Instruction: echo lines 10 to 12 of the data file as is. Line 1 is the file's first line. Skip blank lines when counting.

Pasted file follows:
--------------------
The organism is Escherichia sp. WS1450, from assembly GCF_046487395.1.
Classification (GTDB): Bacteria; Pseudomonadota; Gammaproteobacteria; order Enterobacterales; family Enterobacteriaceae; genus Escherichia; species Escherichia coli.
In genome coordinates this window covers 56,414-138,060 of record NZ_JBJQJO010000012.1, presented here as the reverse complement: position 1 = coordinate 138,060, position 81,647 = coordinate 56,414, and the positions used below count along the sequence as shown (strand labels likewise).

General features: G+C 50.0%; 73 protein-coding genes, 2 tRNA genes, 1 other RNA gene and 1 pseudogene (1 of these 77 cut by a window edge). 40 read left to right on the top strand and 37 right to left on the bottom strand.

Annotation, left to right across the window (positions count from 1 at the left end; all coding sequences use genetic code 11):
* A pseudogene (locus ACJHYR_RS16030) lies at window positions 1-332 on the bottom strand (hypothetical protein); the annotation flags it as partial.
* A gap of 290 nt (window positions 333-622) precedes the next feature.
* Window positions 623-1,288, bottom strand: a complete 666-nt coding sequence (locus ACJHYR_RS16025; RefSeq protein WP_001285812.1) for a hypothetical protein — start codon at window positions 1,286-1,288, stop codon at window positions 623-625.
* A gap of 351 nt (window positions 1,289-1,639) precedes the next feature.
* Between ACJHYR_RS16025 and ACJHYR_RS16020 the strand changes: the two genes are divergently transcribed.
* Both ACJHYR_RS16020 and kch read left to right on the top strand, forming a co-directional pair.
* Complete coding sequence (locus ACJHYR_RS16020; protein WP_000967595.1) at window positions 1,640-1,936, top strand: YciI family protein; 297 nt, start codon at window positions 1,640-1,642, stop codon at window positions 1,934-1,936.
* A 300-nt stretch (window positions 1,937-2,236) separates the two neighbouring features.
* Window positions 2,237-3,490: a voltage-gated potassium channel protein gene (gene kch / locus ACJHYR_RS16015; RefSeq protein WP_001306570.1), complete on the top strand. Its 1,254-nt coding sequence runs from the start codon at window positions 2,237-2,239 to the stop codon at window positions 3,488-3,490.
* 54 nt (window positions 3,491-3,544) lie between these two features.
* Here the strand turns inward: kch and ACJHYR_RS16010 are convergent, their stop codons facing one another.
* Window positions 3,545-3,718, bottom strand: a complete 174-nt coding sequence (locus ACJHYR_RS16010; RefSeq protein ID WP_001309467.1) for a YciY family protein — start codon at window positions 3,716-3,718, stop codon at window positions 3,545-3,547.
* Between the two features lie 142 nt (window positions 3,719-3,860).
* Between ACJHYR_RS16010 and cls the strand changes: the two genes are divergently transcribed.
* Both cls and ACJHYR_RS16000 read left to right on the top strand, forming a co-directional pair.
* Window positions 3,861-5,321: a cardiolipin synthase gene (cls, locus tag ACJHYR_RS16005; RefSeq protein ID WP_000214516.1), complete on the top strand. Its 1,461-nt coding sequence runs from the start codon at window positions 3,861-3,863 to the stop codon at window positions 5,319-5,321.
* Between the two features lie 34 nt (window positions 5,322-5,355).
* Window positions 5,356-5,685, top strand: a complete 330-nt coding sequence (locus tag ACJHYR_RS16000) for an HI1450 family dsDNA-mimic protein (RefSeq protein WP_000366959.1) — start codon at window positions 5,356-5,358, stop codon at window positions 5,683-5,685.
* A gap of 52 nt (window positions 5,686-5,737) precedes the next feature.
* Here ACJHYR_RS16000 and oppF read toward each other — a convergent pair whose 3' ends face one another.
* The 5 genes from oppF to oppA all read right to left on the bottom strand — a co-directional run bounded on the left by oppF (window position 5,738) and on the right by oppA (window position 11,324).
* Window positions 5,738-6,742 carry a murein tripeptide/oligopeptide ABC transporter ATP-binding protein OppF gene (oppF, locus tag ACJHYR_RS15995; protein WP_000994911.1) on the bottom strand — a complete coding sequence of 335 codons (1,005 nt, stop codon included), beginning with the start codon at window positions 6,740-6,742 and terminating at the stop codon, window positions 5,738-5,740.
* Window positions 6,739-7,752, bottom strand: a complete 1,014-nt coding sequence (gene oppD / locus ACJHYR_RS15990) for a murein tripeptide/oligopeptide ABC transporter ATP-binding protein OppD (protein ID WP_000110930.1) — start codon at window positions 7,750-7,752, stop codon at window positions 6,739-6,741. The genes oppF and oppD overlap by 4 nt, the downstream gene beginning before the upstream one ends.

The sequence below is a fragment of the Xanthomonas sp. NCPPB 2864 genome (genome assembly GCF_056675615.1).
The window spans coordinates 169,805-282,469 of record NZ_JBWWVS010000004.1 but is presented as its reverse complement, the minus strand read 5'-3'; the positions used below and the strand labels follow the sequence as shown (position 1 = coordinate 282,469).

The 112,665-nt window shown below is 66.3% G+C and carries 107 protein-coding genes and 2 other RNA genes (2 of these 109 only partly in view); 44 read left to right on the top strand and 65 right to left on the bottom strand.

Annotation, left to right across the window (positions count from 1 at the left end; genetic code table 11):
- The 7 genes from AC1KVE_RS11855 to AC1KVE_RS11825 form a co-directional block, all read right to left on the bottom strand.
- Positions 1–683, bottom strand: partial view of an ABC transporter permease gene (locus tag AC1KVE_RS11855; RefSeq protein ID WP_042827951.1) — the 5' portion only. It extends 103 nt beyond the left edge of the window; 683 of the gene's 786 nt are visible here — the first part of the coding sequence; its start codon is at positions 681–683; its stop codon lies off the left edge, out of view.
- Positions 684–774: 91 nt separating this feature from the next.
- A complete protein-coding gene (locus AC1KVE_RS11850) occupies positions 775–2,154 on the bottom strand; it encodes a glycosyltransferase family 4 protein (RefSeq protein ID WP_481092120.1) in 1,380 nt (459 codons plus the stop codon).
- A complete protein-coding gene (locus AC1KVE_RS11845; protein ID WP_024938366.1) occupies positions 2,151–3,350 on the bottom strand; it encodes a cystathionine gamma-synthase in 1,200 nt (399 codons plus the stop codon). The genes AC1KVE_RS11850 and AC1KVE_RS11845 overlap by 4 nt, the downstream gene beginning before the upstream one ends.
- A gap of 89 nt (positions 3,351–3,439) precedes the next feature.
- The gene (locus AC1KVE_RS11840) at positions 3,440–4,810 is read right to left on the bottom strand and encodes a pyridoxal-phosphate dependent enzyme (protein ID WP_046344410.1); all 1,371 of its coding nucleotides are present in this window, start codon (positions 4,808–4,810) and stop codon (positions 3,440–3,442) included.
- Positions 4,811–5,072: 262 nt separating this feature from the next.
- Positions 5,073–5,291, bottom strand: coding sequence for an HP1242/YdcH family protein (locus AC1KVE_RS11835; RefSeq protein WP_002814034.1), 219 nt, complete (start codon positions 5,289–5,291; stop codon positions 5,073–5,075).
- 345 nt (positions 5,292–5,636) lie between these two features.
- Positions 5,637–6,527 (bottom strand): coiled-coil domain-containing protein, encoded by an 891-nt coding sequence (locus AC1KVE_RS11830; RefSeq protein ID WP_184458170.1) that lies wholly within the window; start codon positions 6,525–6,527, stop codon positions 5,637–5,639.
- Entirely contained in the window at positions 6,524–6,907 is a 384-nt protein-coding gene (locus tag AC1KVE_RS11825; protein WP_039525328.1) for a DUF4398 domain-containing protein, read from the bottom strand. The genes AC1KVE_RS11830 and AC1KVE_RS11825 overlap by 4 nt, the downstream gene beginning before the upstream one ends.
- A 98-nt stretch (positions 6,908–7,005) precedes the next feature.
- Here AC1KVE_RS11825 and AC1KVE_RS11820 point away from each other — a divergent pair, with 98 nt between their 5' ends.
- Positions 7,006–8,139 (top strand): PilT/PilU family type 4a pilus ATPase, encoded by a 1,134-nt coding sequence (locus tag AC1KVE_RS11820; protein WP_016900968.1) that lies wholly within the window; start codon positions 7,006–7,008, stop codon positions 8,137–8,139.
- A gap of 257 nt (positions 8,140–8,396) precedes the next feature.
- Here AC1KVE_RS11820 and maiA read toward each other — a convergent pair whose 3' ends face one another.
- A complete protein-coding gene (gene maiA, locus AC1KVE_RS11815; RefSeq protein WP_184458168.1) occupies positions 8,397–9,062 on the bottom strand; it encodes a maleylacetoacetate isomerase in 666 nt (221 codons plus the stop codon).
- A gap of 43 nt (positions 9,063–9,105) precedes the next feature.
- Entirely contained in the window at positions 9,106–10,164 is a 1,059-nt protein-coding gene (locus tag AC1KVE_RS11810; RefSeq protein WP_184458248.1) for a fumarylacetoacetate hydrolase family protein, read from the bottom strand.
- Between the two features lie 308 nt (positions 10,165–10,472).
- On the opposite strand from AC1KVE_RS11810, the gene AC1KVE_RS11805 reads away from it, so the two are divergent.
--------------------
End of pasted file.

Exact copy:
* Between ACJHYR_RS16025 and ACJHYR_RS16020 the strand changes: the two genes are divergently transcribed.
* Both ACJHYR_RS16020 and kch read left to right on the top strand, forming a co-directional pair.
* Complete coding sequence (locus ACJHYR_RS16020; protein WP_000967595.1) at window positions 1,640-1,936, top strand: YciI family protein; 297 nt, start codon at window positions 1,640-1,642, stop codon at window positions 1,934-1,936.